The other benefit is, now that it's not required that you have it, and the zone's been changed, you can get a preferred policy for about $450 a year for coverage up to $250,000 on the building, and $100,000 on contents. Now, the last option is called the private flood insurance, and this is through private carriers. You may ask, how is this different in the National Flood Insurance Program? Well, the National Flood Insurance Program is backed by FEMA. Private flood insurance is just like it sounds. It's backed by private insurance carriers. A big difference is, FEMA basically cannot turn somebody down, because it's through the government. Private insurance companies can pick and choose what they want. They can turn you down, because your house might be a certain level below the base flood elevation.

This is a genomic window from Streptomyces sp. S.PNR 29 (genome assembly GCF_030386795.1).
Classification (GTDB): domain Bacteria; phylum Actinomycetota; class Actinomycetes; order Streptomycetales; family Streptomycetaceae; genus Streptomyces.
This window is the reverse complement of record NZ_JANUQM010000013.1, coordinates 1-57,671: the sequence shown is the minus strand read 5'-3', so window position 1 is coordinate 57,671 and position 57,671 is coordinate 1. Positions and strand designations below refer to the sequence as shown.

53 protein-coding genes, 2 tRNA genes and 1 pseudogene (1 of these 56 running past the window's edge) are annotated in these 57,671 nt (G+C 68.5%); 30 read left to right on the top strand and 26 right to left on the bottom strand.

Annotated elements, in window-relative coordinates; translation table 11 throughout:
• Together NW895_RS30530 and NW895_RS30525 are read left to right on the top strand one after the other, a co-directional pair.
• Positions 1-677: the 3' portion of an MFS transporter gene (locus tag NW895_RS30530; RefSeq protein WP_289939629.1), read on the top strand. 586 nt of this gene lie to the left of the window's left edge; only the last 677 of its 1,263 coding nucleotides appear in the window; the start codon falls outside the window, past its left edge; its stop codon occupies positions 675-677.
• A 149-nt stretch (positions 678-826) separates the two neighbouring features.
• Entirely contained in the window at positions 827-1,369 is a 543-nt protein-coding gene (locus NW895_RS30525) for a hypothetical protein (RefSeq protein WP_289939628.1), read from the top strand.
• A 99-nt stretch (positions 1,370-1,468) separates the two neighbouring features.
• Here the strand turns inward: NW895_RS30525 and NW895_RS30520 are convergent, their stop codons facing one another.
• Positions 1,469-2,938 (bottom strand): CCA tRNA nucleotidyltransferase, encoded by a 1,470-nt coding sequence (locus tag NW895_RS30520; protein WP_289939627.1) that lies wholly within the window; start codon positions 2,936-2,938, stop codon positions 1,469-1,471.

You might ask, What is a base flood elevation? Well, base flood elevation is just the level of where FEMA feels like flooding could occur at. Maybe it's 100 feet, maybe it's 150 feet. That's something that pulls up when we order a zone determination. When you're looking at all these different options, you want to reach out to a flood insurance expert in Birmingham, Alabama, like The Flood Insurance Guru that has an educational background in flood mitigation, and can show you the accurate numbers when it comes to base flood elevations. Private carriers bring good news with that is you might get a great rate with double the coverage that you would through FEMA.